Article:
Farming Jargon

This is a photo of Melissa worming the sheep. This must sound very weird to non-farmers. We give worms to our sheep? No, the more descriptive term would be de-worming. We give them medication to kill the worms in their intestines. (Grazing animals tend to ingest worms, which hang out in their intestinal tract and suck blood and do all sorts of damage.)

It gets worse. Melissa is drenching that lamb. Drenching means you make them swallow the medication. She’s using a drench ‘gun’ to get the medication far enough into their mouths they have to swallow. For years a close friend thought we submerged the sheep when we drenched them, getting them all wet.

Sometimes farmers use jargon that even confuses other farmers. I recently did a booksigning in my home town, and my favorite high school teacher showed up. Turns out the guy used to raise sheep (who knew high school teachers had lives outside of school?) So we started laughing and swapping sheep stories.

At one point he shook his head, eyes twinkling. “Ever had a ewe who cast her withers?”

Cast her withers? Ahhh….hmmm.

He saw my confusion. “You know, she threw her bed.”

Okay, now I’m thinking…petulant sheep? Temper tantrum? Then I remembered some old-school shepherds refer to a ewe’s uterus as her ‘bed,’ sort of like it’s the bed where the fetus hangs out.

Relieved, I nodded. “Oh, you mean she prolapsed her uterus.” Her uterus had turned itself inside out and come out her vagina.

“Yeah!” Mr. H. said. “I thought it was the afterbirth, so I grabbed hold of it and pulled for all I was worth.”

Okay, feeling faint now….

Luckily Mr. H figured out what he had and soon stopped pulling. Lordy.

More jargon. When you meet a sheep farmer, you can safely tuck your thumbs in your jeans, rock back on your heels, and say, “So, how’d lambing go this year?” When the ewes give birth to lambs, we call the process lambing.

When you meet a cattle rancher, impress him or her by looking thoughtful and asking, “So, how’d calving go this year?” When cows give birth to calves, it’s called calving.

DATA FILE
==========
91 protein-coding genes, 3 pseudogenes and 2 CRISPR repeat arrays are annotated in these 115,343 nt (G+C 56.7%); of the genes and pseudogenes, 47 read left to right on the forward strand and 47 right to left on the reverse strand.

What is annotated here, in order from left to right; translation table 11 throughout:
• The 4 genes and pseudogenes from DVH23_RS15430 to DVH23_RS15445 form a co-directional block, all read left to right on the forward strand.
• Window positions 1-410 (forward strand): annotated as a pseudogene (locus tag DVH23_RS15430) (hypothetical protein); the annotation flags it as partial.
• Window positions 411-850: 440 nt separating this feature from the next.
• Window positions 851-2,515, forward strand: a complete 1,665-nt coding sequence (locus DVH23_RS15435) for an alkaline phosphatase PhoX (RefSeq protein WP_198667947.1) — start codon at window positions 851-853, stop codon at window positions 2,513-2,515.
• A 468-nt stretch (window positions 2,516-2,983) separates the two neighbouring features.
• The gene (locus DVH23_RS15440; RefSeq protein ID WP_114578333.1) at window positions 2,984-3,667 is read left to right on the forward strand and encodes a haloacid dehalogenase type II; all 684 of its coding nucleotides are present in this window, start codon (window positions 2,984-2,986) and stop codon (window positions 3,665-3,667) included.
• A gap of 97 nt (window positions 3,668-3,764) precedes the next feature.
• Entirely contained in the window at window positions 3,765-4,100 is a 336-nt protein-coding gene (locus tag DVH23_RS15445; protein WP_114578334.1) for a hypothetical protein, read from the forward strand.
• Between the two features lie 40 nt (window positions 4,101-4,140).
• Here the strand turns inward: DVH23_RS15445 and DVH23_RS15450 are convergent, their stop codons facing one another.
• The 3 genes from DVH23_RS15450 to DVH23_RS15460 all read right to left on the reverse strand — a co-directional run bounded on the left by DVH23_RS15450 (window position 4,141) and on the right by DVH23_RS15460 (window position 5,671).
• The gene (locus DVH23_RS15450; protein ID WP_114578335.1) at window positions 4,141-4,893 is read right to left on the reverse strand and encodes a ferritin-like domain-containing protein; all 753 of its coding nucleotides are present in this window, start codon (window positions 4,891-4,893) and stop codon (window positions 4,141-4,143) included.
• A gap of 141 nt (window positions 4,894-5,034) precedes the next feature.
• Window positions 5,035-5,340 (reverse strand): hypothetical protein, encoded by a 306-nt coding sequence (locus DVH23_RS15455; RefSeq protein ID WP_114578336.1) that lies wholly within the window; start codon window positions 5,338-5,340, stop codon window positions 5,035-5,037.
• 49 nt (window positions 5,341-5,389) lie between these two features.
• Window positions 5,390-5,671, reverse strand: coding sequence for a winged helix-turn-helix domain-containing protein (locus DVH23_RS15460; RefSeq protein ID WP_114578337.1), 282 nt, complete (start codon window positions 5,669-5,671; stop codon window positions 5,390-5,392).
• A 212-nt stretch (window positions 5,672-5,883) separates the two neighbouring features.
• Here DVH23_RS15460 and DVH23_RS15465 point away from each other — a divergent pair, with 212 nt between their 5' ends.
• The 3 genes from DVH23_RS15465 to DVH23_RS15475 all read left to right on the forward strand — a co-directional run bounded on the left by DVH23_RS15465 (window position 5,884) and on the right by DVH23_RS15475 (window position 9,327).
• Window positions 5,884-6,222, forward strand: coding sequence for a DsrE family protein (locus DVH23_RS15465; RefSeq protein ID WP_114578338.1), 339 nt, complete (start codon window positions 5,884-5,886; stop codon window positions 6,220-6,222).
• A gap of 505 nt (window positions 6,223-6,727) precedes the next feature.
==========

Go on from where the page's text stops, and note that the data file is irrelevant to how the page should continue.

Watch out for pigs, however. You’ll get a snicker and a snort if you ask a pig farmer, “So, you started piggleting yet?” The correct term for hogs giving birth is farrowing.

But this is such a boring word, and on the surface, makes no sense. I’m sure there’s a reason for it, but I’d like to propose we replace farrowing with piggleting. The English language is fluid, after all (admit it—you use ‘google’ as a verb) so why not?

Piggleting is a more accurate term and using it will improve communication between farmers and non-farmers.

Besides, I came up with the word, and I think it’s darned cute.

4 thoughts on “

  1. An alpaca giving birth is called unpac(k)ng by some alpaca breeders. Perfect, no?

    I discovered your blog through a link from Wendyknits, and lo and behold, we’re practically neighbors! I have a ten acre place near Blooming Prairie. (SW of Rochester)

  2. Unpacking? I love it. If giving birth could be as easy as unpacking a suitcase, I might have considered it myself!

    Bunnying? Rabbiting?

    Annie, I’m at the Apache Mall B & N Sept 16 for booksigning at 1 pm.—come visit!

  3. Drenching, by dipping sheep completely under a trough of liquid is exactly what they used to do in the old days, hence the word.

    And as for farrowing, well, the word is over 1,000 years old and comes from ‘farwen’ = to give birth. Shame to lose it after all this time but ‘piggleting’ is cute 🙂

    As for ‘bed’, it’s far older than the idea of having a bed for the fetus to lie in, older even than ‘farwen’. It’s from the ancient English which, loosely translated means a foundation of some kind, something to build on.

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